Boston set to be first in line with counter-Olympic offer
Boston — Boston is jumping the "free world Olympics" gun. While White House officials scan international sites for the proposed alternative competition to the summer Olympic in Moscow -- and while US sports officials and athletes still cast longing eyes at the Soviet-hosted event -- Boston is sprinting ahead with its offer to hold the counter-competition here.
More than a dozen major metropolitan areas have signaled their interest in hosting some or all of the alternative events for athletes from countries that follow President Carter's lead in boycotting the Moscow games.
But officials of "the Hub of the Universe" -- as Bostonians have long referred to their city -- apparently will be the first to present government and sports officials with a detailed study March 18 of the feasibility of holding the alternative games in this university- surrounded and highly sports-minded city.
It remains to be seen, however, whether Boston's first-out-of-the-starting-blocks bid will end in laurels or a wasted effort.
Privately, US Olympic Committee (USOC) and White House authorities agree that Boston has several advantages, including 60,000 dormitory rooms and a wide range of athletic facilities offered by several metropolitan college campuses. In addition, they say, Boston's relatively small size and its public transportation system make it an easy city to move around in.
But they also list a number of hurdles. First, says a White House aide invovled with the negotiations, Mr. Carter wants to avoid the political implications of using US cities for the games, preferring that they be held in several international sites. It is "highly improbable," this aide says, that a single location will be chosen, even if the counter-competition is held in the US.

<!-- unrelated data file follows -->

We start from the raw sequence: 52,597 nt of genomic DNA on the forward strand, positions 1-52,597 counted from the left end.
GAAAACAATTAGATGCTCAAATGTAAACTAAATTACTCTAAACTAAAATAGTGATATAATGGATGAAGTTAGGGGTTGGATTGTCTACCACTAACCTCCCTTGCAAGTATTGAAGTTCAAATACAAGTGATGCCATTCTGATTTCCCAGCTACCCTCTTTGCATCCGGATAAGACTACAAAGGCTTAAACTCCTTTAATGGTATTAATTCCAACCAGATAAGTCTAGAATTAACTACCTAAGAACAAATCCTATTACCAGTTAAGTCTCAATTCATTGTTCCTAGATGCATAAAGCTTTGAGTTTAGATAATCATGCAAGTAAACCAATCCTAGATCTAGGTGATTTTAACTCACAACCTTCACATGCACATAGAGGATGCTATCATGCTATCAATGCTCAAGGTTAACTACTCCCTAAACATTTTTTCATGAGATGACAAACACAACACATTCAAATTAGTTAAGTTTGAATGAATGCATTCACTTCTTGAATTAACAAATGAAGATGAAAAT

Secondly, the aide stresses, all site decisions will be made, not by the White House, but by the international sports federations that closely regulate the 23 amateur events held during the summer Olympics.
Among the major metropolitan areas that have contacted the White House or the USOC are Philadelphia, Miami, Dallas-Fort Worth, Los Angeles, Cleveland, and New York-New Jersey. New Orleans has offered the use of its Superdome, and Rhode Island Gov. J. Joseph Garrahy (D) has suggested that yachting events be held at Newport.
The USOC, however, is still holding out for the official Olympics in Moscow, says spokesman Dennis Keegan. A final vote from the USOC, which includes all the national sports federations, is not expected until the committee meets in mid-April.
Still, agree White House and USOC officials, opposition from the international federations -- whose disapproval of Mr. Carter's proposal promised to be a major obstacle -- appears to be lessening.
Any alternative international events must be approved by these federations or else participating athletes could be barred from future world competition.
The International Amateur Athletic Federation decided March 10 not to sanction any international track and field meeting at the same time as the Moscow Olympics. Council sources said athletes competing in any projected alternative track Olympics from July 19-Aug. 3 would face suspension from future events. The IAAF ruling did not specifically mention any international competition after the summer games.
Baaron Pittenger, who is coordinating the staff work on alternative events for the USOC, says that because the Carter administration now is proposing that the alternative games be held after the summer Olympic Games -- and not at the same time, as originally suggested -- federations like the IAAF are less adamant in their opposition. Even so, Mr. Pittenger warns, there is not likely to be a clear pattern of approval among the organizations, which are all independent bodies.